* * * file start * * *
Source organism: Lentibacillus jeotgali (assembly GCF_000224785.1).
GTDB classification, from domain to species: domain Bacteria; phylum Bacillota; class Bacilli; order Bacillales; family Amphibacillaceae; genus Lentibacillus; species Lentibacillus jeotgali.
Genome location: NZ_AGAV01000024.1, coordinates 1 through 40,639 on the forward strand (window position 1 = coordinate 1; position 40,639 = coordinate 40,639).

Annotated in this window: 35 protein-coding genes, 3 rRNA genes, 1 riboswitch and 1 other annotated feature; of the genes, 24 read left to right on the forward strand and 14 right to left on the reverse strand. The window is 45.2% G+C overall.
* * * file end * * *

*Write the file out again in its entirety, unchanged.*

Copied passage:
Source organism: Lentibacillus jeotgali (assembly GCF_000224785.1).
GTDB classification, from domain to species: domain Bacteria; phylum Bacillota; class Bacilli; order Bacillales; family Amphibacillaceae; genus Lentibacillus; species Lentibacillus jeotgali.
Genome location: NZ_AGAV01000024.1, coordinates 1 through 40,639 on the forward strand (window position 1 = coordinate 1; position 40,639 = coordinate 40,639).

Annotated in this window: 35 protein-coding genes, 3 rRNA genes, 1 riboswitch and 1 other annotated feature; of the genes, 24 read left to right on the forward strand and 14 right to left on the reverse strand. The window is 45.2% G+C overall.